Sunday, 19 April 2009

No. 104 : Way Out West




If you ask our old friend the man in the street ‘Do you like Laurel and Hardy?’ I’d bet that nine times out of ten you’d hear an answer in the positive. Last week I’d probably be in agreement, with childhood memories of prat falls and humorous kicks up the bum still thought of in rose tinted terms. I’m sure that they were great and talented people but did they make good films? Have you sat through one recently and can you say that it was good? I have and I can’t!

The familiar duo made rafts of short films in the 1920s but only later in their career did they branch into full length films. I say full length, but by today’s standards they wouldn’t qualify as a main feature with ‘Way Out West’ only managing 64 minutes and that is with extra padding. This film is regarded as one of their classics and they were so well known at this point that they didn’t bother with character names and are simply billed as themselves.

The film takes place in the old west and our two heroes have inexplicably been given the task of delivering a deed for a gold mine to a newly orphaned daughter. The lads are soon out witted by the local saloon keeper and the remainder of the film concerns their attempts to recover the deed and get it to the rightful heir. And that’s the whole plot, fleshed out so that it finishes a sentence.

Fans will say that of course the plots are skinny and they are a mere skeleton on which to hang the meat of comedy and circulatory system of laughs upon. Fair enough, but sadly the laughs must have been left in the offal bin of this metaphor. Most of the jokes are of the slapstick variety with Ollie falling into a water hole for example. And then doing it two more times to demonstrate the law of diminishing returns. The rest of the laughs are the looks to camera in which Ollie or the saloon keeper look for our sympathy as another idiotic comment is made.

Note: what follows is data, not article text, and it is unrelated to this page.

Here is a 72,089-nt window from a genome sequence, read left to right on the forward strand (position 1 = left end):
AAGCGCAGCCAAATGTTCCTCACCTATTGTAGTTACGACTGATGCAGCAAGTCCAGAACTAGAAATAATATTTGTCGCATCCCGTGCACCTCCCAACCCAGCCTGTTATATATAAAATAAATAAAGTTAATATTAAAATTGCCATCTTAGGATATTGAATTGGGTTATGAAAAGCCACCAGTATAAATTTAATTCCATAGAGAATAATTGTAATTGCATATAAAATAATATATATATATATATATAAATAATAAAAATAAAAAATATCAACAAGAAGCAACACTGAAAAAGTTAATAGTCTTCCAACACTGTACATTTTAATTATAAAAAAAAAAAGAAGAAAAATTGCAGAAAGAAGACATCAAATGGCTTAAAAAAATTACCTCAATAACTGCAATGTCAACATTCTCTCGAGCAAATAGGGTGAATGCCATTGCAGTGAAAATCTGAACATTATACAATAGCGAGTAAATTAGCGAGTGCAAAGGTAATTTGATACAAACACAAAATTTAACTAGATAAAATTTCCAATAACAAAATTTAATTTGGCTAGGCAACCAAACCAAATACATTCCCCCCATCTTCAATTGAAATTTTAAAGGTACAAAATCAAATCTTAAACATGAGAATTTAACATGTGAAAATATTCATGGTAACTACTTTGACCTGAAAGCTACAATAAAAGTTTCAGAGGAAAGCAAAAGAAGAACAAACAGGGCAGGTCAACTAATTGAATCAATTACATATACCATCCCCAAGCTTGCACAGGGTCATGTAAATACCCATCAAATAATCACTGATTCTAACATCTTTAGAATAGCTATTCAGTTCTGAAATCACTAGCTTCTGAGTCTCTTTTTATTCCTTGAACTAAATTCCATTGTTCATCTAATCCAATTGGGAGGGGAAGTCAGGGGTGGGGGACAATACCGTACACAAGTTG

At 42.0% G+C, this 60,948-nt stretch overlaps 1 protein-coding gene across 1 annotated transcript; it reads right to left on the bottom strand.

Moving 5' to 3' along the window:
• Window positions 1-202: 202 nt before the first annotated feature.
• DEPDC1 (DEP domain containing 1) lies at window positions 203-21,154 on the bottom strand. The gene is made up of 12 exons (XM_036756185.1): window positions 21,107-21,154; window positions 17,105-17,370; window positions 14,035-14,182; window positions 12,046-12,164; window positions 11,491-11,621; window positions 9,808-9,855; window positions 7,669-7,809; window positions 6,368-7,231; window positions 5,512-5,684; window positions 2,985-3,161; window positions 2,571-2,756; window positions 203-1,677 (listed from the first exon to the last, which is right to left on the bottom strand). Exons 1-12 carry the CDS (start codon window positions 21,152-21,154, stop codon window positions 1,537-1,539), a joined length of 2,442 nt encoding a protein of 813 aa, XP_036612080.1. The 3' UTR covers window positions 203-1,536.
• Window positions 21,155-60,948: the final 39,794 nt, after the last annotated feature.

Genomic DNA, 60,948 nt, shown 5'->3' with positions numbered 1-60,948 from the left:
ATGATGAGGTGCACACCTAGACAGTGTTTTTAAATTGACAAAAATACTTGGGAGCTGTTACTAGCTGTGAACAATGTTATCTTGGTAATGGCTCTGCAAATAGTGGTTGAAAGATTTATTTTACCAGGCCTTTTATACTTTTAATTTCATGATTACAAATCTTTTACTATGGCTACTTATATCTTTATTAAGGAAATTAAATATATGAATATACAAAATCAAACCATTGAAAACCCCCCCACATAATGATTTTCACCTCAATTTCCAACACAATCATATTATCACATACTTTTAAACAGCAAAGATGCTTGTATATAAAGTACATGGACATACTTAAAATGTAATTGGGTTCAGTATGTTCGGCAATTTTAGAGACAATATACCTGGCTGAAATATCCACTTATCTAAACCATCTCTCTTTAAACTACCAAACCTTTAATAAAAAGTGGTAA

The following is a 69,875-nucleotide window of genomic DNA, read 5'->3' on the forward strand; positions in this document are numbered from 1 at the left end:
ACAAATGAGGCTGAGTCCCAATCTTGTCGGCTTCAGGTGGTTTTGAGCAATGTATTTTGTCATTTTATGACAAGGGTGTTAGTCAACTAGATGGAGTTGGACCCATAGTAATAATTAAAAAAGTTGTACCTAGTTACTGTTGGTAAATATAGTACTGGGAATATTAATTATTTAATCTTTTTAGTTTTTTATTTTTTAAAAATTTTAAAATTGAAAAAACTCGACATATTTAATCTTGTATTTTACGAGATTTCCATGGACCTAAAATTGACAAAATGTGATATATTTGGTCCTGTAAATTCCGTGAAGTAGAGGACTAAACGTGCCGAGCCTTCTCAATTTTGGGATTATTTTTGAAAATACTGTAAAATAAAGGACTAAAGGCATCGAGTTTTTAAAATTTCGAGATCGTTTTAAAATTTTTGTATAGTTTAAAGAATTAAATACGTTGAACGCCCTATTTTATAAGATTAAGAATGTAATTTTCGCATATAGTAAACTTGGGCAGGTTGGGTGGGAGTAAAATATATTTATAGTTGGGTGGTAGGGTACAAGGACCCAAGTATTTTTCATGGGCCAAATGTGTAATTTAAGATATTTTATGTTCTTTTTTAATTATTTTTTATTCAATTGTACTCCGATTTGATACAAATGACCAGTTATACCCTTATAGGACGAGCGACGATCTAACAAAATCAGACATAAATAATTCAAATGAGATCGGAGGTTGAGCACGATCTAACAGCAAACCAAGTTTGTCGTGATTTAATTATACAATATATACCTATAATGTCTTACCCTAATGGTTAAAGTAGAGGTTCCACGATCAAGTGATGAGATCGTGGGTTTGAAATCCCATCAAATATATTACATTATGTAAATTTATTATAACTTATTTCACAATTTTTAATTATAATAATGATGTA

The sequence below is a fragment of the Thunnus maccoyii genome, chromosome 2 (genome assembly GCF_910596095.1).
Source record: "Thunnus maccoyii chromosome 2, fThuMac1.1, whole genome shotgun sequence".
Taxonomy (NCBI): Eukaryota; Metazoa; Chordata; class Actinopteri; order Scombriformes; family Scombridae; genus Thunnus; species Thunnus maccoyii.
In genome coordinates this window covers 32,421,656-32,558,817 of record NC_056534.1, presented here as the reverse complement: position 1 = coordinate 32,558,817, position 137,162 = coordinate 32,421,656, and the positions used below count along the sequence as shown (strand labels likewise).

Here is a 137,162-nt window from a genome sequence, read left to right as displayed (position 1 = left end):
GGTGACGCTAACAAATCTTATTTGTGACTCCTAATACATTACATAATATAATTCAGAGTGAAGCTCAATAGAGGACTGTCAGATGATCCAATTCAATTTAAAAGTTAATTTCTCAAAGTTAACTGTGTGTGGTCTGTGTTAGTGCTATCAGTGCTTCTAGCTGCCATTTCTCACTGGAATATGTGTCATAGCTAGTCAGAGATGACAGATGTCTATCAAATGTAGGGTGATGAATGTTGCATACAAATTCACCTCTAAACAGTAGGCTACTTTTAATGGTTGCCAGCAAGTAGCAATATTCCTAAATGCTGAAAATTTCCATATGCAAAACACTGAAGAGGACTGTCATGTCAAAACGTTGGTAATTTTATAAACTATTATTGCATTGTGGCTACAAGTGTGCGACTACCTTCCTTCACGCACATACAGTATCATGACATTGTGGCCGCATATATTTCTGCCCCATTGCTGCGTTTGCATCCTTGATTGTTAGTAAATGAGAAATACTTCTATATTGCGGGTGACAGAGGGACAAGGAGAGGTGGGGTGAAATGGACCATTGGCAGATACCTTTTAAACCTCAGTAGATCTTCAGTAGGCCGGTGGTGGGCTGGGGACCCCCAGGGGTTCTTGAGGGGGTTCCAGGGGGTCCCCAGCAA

Despite lasting only and hour the film is padded out with three songs with only ‘On the trail of the lonesome pine’ having any merit. The other two are just yodelling and pretty bad yodelling at that. You also get some really poor match cuts that Buster Keaton would have bettered ten years earlier and some really shocking rear projection work that makes the whole affair looks cheap and if it was shot in an afternoon.

Small pluses include the dreadful acting of James Finlayson the man credited with inventing Homer Simpson’s ‘Do’h’ and a funny sequence where the mule gets hauled into the air - no anti animal cruelty campaigners then! It is of course easy to mock and the success of the film shows that it was made with its paying audience in mind. Simple and repetitive gags for simpler times are fine but they haven’t aged well, and for all its charm, the film seems like a weird oddity that would be better forgotten.

Best Bit : Ass in the air
‘W’ Score : 10/23

No comments: